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Identity Fraudsters Improve Aim on the Wealthy

UK study shows that those who make more than $100,000 are almost three times more likely to be victims

Somebody once asked famed safecracker Willie Sutton why he robbed banks. "Because that's where the money is," he replied. According to a study released today by British credit services firm Experian, identity thieves are adopting the same mentality.

Identity thieves are seeking -- and finding -- the wealthiest targets for their attacks, the study says. In fact, people who make more than $100,000 a year are now three times more likely to be victimized. Corporate "top dogs" -- those either at director level or running their own businesses -- are almost three times more likely to become targets than the average consumer.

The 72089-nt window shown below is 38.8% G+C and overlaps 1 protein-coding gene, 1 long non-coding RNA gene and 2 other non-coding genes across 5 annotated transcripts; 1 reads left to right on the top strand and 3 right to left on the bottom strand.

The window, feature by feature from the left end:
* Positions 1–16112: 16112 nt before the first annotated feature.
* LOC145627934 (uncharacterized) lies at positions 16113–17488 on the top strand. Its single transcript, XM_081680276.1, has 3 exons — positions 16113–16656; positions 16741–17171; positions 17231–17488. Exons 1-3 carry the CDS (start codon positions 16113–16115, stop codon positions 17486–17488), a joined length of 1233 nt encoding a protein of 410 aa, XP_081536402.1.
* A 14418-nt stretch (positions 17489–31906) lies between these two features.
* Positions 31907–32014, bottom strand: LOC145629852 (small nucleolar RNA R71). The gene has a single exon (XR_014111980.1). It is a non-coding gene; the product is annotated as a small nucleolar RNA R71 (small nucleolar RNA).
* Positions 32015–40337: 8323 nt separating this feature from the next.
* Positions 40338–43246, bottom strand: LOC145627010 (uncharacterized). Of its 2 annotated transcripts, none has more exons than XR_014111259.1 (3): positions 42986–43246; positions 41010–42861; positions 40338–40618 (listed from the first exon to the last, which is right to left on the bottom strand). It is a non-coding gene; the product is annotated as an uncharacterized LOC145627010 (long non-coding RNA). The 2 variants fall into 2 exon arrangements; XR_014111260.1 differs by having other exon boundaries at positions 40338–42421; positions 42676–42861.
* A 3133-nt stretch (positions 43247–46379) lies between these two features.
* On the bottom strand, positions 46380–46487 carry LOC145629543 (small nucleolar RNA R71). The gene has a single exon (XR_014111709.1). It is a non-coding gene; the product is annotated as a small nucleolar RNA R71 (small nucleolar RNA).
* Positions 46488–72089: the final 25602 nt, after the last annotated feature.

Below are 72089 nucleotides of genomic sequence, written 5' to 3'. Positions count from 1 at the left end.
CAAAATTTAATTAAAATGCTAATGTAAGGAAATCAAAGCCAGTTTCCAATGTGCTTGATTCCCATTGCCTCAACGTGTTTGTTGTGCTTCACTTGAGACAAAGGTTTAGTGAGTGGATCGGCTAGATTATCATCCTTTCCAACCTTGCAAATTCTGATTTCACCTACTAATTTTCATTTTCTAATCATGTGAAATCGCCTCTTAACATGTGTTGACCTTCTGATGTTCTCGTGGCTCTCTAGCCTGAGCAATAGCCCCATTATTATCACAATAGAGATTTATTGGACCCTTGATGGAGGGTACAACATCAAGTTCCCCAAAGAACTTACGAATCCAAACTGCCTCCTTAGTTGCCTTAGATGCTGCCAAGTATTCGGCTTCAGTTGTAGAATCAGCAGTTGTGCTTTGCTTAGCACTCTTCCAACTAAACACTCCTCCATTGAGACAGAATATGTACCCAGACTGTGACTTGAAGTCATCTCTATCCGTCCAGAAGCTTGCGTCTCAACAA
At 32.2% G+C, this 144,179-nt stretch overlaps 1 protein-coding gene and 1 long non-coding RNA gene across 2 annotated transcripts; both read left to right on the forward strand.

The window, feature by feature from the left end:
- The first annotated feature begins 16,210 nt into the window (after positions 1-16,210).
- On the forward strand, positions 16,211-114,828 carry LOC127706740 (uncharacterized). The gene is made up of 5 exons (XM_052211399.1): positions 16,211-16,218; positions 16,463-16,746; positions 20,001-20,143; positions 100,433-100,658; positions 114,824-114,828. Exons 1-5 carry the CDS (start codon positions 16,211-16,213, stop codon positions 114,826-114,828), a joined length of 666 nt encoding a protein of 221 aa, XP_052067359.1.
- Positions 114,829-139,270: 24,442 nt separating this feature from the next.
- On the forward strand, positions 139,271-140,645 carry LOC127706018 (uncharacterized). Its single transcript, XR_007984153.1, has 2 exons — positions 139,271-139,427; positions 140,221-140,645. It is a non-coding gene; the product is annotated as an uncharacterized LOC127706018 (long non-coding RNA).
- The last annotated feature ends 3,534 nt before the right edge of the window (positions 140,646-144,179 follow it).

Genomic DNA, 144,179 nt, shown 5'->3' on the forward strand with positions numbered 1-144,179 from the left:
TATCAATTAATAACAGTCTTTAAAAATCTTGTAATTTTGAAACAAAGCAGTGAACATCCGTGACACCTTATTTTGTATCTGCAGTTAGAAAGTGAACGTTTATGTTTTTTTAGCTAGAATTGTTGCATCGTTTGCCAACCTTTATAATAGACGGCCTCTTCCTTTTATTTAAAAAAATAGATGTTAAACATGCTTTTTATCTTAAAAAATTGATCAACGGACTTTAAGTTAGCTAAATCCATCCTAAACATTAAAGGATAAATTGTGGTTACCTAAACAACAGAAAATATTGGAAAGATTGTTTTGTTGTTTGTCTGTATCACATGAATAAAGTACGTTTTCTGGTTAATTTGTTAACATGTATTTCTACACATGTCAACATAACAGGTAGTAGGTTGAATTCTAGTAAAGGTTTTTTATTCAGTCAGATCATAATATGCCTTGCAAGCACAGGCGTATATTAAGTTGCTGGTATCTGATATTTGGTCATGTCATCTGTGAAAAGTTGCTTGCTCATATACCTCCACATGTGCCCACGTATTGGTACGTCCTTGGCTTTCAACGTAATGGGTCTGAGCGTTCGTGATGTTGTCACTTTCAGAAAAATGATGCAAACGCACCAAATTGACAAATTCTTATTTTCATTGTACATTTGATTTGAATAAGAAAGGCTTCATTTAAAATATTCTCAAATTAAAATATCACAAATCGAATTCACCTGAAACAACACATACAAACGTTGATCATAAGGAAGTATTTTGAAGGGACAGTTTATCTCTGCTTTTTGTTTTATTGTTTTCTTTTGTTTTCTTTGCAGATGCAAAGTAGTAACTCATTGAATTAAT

Criminals are also targeting the right geographies, according to the report. Individuals living in London are more than twice as likely to have their identities stolen than those living elsewhere in the UK, and the wealthiest neighborhoods of London are generally those where the most attacks are reported.

Forwarding address fraud -- in which a criminal redirects the victim’s mail to a drop address that s/he can then access -- accounts for 36 percent of identity theft in the U.K. The average victim takes almost 18 months to discover that s/he has become a victim, the study says.

— Tim Wilson, Site Editor, Dark Reading

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